Another important aspect of positive parenting is to be able to teach our kids perspective. Perspective leads to empathy and creativity. It’s only when we are in someone else’s shoes do we think and feel like them. I recently came across a TED talk by a young man K.K. Raghava, who created an app that changes the story when the tablet is shaken. Stories are narrated from a different perspective with each tap. So the Indian freedom struggle app provides the perspective of India, Pakistan, and the British. Perspective is essential. One can teach perspective using very simple techniques. Common fairy tales can be rewritten from the perspective of any character. Get your child to recreate the story of Cinderella from the perspective of the prince or the ugly sisters. The recent movie Snow White and the Huntsman gives a twist to the tale by narrating it from the hunstman’s point of view, as a protector of Snow White. In the same fashion, get your kids to write a story from the perspective of the good guy and the bad guy. Other activities you can engage your child in:

• celebrate different festivals. Take them to a temple, a church, and a mosque;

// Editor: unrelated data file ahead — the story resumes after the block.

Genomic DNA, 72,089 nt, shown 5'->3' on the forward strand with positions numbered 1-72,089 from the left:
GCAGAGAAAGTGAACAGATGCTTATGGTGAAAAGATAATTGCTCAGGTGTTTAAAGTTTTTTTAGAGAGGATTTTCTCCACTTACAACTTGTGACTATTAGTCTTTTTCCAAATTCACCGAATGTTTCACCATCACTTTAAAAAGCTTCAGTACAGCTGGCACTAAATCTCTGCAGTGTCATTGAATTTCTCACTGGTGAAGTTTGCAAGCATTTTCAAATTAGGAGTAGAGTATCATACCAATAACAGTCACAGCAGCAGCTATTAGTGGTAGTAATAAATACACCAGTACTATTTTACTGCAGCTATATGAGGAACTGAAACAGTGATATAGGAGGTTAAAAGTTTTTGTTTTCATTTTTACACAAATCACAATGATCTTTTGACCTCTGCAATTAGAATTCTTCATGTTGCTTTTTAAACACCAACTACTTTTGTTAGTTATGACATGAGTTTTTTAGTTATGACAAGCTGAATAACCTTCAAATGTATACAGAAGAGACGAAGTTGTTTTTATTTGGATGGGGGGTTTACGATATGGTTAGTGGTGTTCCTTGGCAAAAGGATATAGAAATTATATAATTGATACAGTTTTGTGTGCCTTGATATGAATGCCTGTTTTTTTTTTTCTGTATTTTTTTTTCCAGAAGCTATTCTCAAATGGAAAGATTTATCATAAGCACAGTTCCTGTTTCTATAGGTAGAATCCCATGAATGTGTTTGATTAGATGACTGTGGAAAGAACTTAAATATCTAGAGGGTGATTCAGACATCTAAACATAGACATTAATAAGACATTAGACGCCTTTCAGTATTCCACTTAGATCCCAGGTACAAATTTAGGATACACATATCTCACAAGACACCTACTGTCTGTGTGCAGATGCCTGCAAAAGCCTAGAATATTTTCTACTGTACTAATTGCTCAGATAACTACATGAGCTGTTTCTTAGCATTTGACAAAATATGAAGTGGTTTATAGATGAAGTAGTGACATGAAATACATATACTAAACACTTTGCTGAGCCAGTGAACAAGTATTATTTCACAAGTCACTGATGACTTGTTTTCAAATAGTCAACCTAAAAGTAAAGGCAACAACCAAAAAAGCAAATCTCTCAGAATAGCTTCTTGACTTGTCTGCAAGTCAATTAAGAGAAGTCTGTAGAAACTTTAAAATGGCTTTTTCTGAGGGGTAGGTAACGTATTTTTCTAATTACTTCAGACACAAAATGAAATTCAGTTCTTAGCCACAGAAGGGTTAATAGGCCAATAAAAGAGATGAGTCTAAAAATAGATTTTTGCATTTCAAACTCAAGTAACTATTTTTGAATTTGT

• ask them to list out 10 things they need their mobile phone for. Now tell them to discuss these things with their grandparents. How did that generation handle these situations without a phone? It will put things in perspective for them.


Developing observation skills

A confident child is also one who is observant. Only when a child knows what is going on around him will he be able to see the connections that will guide him to the purpose of his life. Observation if a skill that requires coordination of different parts of the brain. You see, hear, listen, think, concentrate, analyse, dig into your memory, compare and contrast stuff. All this needs different parts of your body and brain to work together.